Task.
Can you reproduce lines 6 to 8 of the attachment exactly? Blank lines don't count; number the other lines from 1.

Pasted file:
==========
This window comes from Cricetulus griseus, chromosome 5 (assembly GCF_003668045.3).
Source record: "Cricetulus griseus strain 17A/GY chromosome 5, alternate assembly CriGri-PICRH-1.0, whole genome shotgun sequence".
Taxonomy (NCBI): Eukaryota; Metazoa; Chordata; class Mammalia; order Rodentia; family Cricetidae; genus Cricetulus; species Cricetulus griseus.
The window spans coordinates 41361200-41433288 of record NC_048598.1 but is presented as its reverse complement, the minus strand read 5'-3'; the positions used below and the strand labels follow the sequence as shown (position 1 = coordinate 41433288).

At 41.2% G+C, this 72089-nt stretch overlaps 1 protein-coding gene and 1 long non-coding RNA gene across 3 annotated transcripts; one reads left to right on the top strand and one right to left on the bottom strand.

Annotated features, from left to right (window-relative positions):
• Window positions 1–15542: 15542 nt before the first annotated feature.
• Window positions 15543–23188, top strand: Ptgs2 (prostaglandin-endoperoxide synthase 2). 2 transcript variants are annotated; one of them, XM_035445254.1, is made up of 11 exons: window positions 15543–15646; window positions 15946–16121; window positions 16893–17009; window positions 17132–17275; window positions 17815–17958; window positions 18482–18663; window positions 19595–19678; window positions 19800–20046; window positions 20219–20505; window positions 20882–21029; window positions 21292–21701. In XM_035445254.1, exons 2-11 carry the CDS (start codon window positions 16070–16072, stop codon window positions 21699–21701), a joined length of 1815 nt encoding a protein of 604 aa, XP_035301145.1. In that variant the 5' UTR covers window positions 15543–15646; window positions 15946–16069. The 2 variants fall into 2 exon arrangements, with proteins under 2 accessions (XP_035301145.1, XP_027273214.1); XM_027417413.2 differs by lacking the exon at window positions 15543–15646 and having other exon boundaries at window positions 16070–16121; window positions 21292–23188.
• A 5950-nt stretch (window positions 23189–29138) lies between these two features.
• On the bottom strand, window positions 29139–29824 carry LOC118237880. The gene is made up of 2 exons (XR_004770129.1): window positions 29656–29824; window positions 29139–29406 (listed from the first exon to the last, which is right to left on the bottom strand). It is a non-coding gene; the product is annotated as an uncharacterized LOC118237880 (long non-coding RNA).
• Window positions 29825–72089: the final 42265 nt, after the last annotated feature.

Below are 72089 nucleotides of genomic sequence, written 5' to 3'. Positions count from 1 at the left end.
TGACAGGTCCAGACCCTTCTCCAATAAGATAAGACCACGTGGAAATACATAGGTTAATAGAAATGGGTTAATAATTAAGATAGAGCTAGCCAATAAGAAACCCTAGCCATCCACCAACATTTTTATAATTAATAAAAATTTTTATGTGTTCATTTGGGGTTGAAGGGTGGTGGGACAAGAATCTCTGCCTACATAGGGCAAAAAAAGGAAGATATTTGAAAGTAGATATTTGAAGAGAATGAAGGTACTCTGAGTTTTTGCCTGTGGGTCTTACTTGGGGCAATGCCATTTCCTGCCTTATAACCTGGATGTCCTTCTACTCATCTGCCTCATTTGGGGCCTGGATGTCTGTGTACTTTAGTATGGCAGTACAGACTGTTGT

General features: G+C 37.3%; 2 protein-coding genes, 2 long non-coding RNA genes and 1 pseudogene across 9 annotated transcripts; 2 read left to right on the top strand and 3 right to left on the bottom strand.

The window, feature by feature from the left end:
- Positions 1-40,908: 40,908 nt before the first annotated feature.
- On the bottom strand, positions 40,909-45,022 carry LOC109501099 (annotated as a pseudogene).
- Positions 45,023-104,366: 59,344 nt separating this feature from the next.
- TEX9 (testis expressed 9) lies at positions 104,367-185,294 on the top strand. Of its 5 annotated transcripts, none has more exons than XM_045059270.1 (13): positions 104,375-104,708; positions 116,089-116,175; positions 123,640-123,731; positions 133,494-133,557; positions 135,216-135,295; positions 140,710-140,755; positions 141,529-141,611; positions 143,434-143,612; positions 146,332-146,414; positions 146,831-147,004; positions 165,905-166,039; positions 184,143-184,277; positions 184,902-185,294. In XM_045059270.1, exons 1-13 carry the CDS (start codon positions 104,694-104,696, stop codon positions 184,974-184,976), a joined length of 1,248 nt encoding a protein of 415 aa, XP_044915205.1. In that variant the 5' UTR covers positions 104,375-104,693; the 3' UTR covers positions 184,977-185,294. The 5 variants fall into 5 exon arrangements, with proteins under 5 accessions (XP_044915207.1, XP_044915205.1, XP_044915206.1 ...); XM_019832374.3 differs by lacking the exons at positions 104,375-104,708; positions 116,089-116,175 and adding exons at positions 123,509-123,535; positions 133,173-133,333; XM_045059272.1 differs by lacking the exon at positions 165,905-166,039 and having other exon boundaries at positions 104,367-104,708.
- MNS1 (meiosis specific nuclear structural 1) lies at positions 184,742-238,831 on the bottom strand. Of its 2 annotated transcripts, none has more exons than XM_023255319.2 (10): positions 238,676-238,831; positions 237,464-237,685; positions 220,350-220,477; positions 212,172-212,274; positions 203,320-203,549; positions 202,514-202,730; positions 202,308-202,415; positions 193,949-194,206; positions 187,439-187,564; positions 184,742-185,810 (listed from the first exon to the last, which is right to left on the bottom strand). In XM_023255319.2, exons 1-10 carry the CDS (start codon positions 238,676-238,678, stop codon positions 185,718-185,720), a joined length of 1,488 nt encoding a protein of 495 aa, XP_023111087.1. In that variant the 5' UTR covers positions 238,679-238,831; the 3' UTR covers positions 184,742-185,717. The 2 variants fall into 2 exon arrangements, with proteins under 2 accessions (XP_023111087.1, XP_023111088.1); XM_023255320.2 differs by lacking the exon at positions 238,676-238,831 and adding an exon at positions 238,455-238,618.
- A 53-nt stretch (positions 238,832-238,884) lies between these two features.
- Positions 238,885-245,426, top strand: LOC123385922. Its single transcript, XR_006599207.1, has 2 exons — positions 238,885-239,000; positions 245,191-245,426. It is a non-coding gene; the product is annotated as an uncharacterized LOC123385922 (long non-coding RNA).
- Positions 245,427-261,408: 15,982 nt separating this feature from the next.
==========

Annotated features, from left to right (window-relative positions):
• Window positions 1–15542: 15542 nt before the first annotated feature.
• Window positions 15543–23188, top strand: Ptgs2 (prostaglandin-endoperoxide synthase 2). 2 transcript variants are annotated; one of them, XM_035445254.1, is made up of 11 exons: window positions 15543–15646; window positions 15946–16121; window positions 16893–17009; window positions 17132–17275; window positions 17815–17958; window positions 18482–18663; window positions 19595–19678; window positions 19800–20046; window positions 20219–20505; window positions 20882–21029; window positions 21292–21701. In XM_035445254.1, exons 2-11 carry the CDS (start codon window positions 16070–16072, stop codon window positions 21699–21701), a joined length of 1815 nt encoding a protein of 604 aa, XP_035301145.1. In that variant the 5' UTR covers window positions 15543–15646; window positions 15946–16069. The 2 variants fall into 2 exon arrangements, with proteins under 2 accessions (XP_035301145.1, XP_027273214.1); XM_027417413.2 differs by lacking the exon at window positions 15543–15646 and having other exon boundaries at window positions 16070–16121; window positions 21292–23188.